Author(s): Hisham Matar
The acclaimed memoir of a son's search for the truth behind his father's disappearance--one of The New York Times Book Review's ten best books of the year and a finalist for the National Book Critics Circle Award and the PEN/Jean Stein Book Award NAMED ONE OF THE BEST BOOKS OF THE YEAR BY The New York Times Book Review - The Washington Post - The Guardian - Financial Times When Hisham Matar was a nineteen-year-old university student in England, his father was kidnapped. One of the Qaddafi regime's most prominent opponents in exile, he was held in a secret prison in Libya. Hisham would never see him again. But he never gave up hope that his father might still be alive. "Hope," as he writes, "is cunning and persistent." Twenty-two years later, after the fall of Qaddafi, the prison cells are empty and there is no sign of Jaballa Matar. Hisham returns with his mother and wife to the homeland he never thought he'd go back to again. The Return is the story of what he found there. It is at once an exquisite meditation on history, politics, and art, a brilliant portrait of a nation and a people on the cusp of change, and a disquieting depiction of the brutal legacy of absolute power. Above all, it is a universal tale of loss and love and of one family's life. Hisham Matar asks the harrowing question: How does one go on living in the face of a loved one's uncertain fate? Praise for The Return "[Matar] writes with both a novelist's eye for physical and emotional detail, and a reporter's tactile sense of place and time. . . . The Return is, at once, a suspenseful detective story about a writer investigating his father's fate at the hands of a brutal dictatorship, and a son's efforts to come to terms with his father's ghost, who has haunted more than half his life by his absence."--Michiko Kakutani, The New York Times "It seems unfair to call Hisham Matar's extraordinary new book a memoir, since it is so many other things besides: a reflection on exile and the consolations of art, an analysis of authoritarianism, a family history, a portrait of a country in the throes of a revolution, and an impassioned work of mourning. . . . For all its terrible human drama . . . the most impressive thing about The Return is thatit also tells a common story, the story of sons everywhere who have lost their fathers, as all sons eventually must."--Robyn Creswell, The New York Times Book Review "A moving, unflinching memoir of a family torn apart by the savage realities of today's Middle East. The crushing of hopes raised by the Arab spring--at both the personal and national levels--is conveyed all the more powerfully because Matar's anger remains controlled, his belief in humanity undimmed."--Kazuo Ishiguro, "The Best Summer Books," The Guardian "Few trips could be as emotionally freighted as the one taken by Libyan-raised novelist Hisham Matar in his thriller-like memoir . . . about the post-Qaddafi search for his dissident father--and his own deeply ambivalent sense of homecoming."--Vogue "A triumph of art over tyranny, structurally thrilling, intensely moving, The Return is a treasure for the ages."--Peter Carey "Tremendously powerful . . . Although it filled me with rage again and again, I never lost sight of Matar's beautiful intelligence as he tried to get to the heart of the mystery."--Nadeem Aslam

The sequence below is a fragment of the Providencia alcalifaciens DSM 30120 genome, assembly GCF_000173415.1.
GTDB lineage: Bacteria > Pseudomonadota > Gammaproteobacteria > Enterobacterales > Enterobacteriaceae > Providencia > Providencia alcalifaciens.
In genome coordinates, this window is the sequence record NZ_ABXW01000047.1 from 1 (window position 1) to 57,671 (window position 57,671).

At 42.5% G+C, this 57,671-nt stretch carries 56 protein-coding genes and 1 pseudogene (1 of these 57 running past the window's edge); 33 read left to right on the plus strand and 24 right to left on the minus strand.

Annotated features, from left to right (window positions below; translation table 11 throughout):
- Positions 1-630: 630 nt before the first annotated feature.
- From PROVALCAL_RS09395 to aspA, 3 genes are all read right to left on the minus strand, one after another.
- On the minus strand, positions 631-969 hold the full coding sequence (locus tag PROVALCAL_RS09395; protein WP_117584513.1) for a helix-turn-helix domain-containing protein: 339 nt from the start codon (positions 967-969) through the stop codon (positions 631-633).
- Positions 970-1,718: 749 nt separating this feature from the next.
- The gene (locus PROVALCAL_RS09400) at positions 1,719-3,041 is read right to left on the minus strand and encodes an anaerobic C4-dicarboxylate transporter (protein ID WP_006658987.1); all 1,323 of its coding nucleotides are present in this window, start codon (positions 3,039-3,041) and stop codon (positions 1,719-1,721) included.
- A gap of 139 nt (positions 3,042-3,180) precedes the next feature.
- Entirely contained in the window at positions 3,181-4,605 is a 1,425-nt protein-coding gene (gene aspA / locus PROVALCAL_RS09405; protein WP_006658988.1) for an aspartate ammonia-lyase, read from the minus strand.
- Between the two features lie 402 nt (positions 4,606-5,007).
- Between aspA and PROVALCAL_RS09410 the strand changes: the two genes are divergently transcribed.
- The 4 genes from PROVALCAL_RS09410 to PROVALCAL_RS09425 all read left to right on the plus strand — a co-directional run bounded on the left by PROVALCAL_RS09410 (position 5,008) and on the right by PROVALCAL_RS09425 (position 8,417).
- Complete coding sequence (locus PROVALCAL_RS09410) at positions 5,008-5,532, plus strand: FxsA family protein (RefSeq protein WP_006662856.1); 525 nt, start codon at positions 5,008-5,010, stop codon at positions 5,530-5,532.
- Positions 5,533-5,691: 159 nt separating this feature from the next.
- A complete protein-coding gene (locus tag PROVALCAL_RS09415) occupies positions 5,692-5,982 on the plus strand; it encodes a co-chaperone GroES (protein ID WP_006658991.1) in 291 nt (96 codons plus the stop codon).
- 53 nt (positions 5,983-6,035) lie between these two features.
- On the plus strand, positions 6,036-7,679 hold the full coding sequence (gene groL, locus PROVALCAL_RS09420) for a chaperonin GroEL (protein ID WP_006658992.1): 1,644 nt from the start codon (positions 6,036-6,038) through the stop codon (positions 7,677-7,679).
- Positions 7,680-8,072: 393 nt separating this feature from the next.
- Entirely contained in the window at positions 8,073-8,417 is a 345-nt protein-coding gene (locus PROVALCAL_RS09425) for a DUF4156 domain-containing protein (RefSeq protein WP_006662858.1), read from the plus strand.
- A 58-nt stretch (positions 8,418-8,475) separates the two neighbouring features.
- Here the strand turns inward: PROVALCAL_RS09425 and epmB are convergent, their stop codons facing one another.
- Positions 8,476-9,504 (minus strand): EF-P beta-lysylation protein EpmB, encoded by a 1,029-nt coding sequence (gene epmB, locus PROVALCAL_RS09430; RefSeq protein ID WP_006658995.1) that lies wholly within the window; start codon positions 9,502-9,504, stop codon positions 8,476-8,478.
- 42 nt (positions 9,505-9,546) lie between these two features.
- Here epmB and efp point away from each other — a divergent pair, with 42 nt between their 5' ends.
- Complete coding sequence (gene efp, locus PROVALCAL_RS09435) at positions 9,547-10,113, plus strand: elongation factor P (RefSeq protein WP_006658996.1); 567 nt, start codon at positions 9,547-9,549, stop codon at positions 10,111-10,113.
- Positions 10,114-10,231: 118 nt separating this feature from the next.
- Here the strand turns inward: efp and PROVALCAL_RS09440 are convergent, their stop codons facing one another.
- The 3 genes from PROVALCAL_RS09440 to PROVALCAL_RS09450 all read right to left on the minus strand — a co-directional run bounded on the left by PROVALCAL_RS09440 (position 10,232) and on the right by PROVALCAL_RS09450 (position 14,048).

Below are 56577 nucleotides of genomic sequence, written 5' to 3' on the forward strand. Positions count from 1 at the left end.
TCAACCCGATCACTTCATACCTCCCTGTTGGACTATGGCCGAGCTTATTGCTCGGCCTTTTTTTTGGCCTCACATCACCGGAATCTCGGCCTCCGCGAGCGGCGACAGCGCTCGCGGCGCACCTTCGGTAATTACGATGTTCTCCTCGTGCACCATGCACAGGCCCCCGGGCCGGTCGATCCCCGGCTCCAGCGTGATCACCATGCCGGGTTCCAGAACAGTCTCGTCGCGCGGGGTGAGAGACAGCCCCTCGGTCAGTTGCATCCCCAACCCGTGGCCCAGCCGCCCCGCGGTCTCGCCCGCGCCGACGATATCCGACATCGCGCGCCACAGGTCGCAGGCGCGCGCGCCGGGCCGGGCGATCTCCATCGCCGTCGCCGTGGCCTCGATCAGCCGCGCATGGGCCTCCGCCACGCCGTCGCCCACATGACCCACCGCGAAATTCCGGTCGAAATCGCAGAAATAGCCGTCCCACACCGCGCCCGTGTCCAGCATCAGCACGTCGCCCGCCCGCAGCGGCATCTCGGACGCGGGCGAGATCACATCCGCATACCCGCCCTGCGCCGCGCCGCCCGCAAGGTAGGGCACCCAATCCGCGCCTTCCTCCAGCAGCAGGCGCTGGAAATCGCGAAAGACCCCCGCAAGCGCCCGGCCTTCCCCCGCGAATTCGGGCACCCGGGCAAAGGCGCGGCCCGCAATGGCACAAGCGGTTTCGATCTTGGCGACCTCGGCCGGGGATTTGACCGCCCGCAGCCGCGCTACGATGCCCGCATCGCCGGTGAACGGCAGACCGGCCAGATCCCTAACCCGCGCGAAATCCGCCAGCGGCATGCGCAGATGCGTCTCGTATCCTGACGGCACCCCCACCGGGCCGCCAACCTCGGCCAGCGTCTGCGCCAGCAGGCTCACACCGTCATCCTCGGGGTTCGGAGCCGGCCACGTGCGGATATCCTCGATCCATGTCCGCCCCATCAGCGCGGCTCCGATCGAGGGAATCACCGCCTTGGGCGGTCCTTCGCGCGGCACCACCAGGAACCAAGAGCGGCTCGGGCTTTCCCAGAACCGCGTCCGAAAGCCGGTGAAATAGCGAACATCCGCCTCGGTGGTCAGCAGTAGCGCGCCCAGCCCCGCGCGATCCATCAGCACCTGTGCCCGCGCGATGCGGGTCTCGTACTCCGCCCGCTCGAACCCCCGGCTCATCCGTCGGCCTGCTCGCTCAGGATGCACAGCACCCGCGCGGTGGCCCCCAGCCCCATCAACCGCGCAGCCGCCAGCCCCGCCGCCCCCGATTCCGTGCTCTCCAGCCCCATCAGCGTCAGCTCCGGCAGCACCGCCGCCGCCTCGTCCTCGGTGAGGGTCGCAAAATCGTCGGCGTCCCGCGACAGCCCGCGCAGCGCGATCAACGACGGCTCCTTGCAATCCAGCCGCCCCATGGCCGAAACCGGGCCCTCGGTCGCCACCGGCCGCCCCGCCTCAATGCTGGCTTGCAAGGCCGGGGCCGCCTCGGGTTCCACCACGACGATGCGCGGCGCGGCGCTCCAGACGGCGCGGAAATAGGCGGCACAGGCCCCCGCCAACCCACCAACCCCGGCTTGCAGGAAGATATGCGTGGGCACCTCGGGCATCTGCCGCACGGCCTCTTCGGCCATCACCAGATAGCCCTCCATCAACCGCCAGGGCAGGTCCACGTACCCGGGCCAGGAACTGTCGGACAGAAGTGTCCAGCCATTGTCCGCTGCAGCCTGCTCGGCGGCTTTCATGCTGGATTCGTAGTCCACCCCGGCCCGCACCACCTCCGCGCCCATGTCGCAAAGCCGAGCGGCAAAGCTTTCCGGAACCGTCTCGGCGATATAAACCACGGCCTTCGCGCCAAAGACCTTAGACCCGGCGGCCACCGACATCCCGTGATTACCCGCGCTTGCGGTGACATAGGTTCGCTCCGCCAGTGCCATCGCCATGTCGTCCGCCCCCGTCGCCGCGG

Born in New York City to Libyan parents, Hisham Matar spent his childhood in Tripoli and Cairo and has lived most of his adult life in London. His debut novel, In the Country of Men, was shortlisted for the Man Booker Prize and the National Book Critics Circle Award, and won numerous international prizes, including the Royal Society of Literature Ondaatje Prize, a Commonwealth First Book Award, the Premio Flaiano, and the Premio Gregor von Rezzori. His second novel, Anatomy of a Disappearance, published in 2011, was named one of the best books of the year by The Guardian and the Chicago Tribune. His work has been translated into twenty-nine languages. He lives in London and New York.